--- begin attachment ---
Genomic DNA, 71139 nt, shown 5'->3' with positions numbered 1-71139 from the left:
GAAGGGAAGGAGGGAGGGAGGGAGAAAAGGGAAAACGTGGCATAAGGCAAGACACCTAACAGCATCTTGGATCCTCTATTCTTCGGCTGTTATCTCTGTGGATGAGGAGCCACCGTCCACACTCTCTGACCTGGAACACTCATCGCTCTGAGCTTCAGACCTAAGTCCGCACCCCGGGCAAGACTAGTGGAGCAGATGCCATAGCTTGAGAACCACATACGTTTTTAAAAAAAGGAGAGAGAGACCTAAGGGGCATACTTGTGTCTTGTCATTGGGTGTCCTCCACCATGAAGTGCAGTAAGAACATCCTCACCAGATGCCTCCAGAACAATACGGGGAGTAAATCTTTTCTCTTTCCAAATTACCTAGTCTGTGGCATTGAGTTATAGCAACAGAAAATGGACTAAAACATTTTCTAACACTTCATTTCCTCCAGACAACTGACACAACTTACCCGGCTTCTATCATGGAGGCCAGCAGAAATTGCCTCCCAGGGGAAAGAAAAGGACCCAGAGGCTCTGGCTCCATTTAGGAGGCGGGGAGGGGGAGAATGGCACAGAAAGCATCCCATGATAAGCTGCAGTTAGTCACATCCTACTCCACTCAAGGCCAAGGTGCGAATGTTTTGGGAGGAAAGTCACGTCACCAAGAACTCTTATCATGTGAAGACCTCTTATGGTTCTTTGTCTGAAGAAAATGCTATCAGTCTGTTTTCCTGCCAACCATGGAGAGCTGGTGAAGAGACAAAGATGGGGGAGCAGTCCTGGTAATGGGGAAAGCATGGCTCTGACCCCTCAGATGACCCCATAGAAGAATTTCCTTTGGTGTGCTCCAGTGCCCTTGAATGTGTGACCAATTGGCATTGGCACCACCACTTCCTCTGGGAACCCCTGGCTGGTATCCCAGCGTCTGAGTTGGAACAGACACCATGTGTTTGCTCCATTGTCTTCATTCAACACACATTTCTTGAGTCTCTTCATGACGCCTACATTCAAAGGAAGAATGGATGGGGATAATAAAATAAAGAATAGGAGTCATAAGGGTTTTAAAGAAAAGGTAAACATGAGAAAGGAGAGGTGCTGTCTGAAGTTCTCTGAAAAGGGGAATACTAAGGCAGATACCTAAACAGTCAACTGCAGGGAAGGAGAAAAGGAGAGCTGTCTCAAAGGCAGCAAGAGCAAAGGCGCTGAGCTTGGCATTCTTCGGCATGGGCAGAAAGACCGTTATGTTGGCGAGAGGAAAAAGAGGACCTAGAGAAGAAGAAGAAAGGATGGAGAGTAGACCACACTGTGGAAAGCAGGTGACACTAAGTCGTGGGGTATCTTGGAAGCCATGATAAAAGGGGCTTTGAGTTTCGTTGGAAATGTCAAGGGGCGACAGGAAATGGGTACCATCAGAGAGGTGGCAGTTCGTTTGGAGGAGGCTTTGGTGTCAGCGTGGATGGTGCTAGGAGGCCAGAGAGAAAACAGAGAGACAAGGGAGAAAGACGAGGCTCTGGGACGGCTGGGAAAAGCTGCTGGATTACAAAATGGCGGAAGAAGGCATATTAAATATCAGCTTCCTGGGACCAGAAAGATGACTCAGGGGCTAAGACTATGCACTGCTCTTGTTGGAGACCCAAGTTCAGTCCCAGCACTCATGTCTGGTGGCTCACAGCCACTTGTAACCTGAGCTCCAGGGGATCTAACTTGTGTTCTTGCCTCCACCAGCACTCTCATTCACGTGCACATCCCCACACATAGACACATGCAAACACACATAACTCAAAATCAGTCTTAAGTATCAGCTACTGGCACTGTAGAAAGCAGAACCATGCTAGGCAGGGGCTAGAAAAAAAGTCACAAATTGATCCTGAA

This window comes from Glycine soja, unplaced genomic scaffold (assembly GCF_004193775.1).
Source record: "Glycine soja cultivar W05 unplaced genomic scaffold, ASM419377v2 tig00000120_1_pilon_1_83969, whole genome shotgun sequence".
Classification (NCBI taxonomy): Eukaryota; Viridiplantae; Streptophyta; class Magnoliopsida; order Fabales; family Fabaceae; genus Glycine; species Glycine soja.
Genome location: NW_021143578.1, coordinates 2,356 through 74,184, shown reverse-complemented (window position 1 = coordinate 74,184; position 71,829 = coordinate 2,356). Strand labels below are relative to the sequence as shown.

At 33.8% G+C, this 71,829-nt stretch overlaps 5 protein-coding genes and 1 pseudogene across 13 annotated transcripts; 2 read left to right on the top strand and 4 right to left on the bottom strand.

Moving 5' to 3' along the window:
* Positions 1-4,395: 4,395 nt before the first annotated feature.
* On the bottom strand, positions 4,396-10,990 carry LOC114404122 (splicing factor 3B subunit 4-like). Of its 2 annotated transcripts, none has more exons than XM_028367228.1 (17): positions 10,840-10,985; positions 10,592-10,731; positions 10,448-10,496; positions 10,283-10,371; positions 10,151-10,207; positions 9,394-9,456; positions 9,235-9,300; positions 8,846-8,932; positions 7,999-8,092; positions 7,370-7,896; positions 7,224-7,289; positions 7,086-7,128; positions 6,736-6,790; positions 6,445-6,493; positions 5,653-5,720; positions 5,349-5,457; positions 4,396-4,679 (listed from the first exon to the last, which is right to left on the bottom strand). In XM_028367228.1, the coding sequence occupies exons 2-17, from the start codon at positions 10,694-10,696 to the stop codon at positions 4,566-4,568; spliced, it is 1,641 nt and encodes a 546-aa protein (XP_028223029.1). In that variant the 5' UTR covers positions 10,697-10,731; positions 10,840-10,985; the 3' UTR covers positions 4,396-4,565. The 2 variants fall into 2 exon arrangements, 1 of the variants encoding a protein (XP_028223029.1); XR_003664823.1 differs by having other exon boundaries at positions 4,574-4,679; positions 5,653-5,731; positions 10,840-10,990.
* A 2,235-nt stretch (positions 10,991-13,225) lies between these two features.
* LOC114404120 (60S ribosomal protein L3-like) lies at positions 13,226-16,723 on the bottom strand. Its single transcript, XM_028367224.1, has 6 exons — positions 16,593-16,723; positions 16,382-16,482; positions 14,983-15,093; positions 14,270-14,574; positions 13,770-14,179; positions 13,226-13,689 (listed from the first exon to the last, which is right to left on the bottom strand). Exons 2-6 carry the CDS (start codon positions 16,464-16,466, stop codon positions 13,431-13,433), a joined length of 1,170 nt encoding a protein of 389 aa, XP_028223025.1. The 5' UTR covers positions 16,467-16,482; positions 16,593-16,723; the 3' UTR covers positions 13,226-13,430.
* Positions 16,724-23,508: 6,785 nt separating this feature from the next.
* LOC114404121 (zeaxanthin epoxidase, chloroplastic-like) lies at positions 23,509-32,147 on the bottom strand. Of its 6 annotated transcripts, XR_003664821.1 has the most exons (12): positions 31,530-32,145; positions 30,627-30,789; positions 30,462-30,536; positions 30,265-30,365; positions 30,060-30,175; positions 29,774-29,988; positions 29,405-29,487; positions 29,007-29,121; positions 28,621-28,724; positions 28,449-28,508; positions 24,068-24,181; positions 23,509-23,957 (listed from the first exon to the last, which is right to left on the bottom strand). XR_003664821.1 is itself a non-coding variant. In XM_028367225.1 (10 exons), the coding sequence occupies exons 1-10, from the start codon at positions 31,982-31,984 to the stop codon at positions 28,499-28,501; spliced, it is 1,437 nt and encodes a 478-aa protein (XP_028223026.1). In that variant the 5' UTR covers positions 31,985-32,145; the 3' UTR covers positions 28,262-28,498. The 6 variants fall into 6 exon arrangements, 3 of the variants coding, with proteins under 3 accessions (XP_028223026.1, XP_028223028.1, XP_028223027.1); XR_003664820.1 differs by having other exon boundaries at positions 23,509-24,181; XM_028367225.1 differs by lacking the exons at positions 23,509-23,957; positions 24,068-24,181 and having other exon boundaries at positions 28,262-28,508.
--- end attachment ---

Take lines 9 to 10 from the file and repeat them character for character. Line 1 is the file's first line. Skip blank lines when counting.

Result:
* Positions 1-4,395: 4,395 nt before the first annotated feature.
* On the bottom strand, positions 4,396-10,990 carry LOC114404122 (splicing factor 3B subunit 4-like). Of its 2 annotated transcripts, none has more exons than XM_028367228.1 (17): positions 10,840-10,985; positions 10,592-10,731; positions 10,448-10,496; positions 10,283-10,371; positions 10,151-10,207; positions 9,394-9,456; positions 9,235-9,300; positions 8,846-8,932; positions 7,999-8,092; positions 7,370-7,896; positions 7,224-7,289; positions 7,086-7,128; positions 6,736-6,790; positions 6,445-6,493; positions 5,653-5,720; positions 5,349-5,457; positions 4,396-4,679 (listed from the first exon to the last, which is right to left on the bottom strand). In XM_028367228.1, the coding sequence occupies exons 2-17, from the start codon at positions 10,694-10,696 to the stop codon at positions 4,566-4,568; spliced, it is 1,641 nt and encodes a 546-aa protein (XP_028223029.1). In that variant the 5' UTR covers positions 10,697-10,731; positions 10,840-10,985; the 3' UTR covers positions 4,396-4,565. The 2 variants fall into 2 exon arrangements, 1 of the variants encoding a protein (XP_028223029.1); XR_003664823.1 differs by having other exon boundaries at positions 4,574-4,679; positions 5,653-5,731; positions 10,840-10,990.